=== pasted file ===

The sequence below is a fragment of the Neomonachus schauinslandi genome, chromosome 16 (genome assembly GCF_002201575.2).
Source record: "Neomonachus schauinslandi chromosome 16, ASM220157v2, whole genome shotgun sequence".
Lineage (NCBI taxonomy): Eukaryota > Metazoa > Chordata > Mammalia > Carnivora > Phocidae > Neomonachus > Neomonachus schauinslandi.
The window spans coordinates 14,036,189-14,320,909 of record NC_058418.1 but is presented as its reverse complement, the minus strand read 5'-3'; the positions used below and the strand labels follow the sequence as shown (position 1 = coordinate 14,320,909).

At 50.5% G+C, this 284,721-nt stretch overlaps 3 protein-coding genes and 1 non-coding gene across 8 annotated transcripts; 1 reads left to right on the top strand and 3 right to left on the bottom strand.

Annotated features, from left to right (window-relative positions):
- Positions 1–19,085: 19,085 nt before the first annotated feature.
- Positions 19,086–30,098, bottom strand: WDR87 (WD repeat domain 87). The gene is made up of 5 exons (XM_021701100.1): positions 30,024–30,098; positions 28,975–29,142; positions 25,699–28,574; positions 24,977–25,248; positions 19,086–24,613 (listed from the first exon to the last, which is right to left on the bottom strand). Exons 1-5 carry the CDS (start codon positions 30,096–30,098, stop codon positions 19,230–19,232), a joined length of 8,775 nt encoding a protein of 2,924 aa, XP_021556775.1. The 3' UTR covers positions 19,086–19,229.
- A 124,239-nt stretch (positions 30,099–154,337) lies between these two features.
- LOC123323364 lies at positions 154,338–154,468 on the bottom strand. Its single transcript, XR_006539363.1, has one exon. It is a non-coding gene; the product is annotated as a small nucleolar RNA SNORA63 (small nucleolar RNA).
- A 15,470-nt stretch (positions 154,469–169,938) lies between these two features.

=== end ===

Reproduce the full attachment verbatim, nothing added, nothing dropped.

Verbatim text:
The sequence below is a fragment of the Neomonachus schauinslandi genome, chromosome 16 (genome assembly GCF_002201575.2).
Source record: "Neomonachus schauinslandi chromosome 16, ASM220157v2, whole genome shotgun sequence".
Lineage (NCBI taxonomy): Eukaryota > Metazoa > Chordata > Mammalia > Carnivora > Phocidae > Neomonachus > Neomonachus schauinslandi.
The window spans coordinates 14,036,189-14,320,909 of record NC_058418.1 but is presented as its reverse complement, the minus strand read 5'-3'; the positions used below and the strand labels follow the sequence as shown (position 1 = coordinate 14,320,909).

At 50.5% G+C, this 284,721-nt stretch overlaps 3 protein-coding genes and 1 non-coding gene across 8 annotated transcripts; 1 reads left to right on the top strand and 3 right to left on the bottom strand.

Annotated features, from left to right (window-relative positions):
- Positions 1–19,085: 19,085 nt before the first annotated feature.
- Positions 19,086–30,098, bottom strand: WDR87 (WD repeat domain 87). The gene is made up of 5 exons (XM_021701100.1): positions 30,024–30,098; positions 28,975–29,142; positions 25,699–28,574; positions 24,977–25,248; positions 19,086–24,613 (listed from the first exon to the last, which is right to left on the bottom strand). Exons 1-5 carry the CDS (start codon positions 30,096–30,098, stop codon positions 19,230–19,232), a joined length of 8,775 nt encoding a protein of 2,924 aa, XP_021556775.1. The 3' UTR covers positions 19,086–19,229.
- A 124,239-nt stretch (positions 30,099–154,337) lies between these two features.
- LOC123323364 lies at positions 154,338–154,468 on the bottom strand. Its single transcript, XR_006539363.1, has one exon. It is a non-coding gene; the product is annotated as a small nucleolar RNA SNORA63 (small nucleolar RNA).
- A 15,470-nt stretch (positions 154,469–169,938) lies between these two features.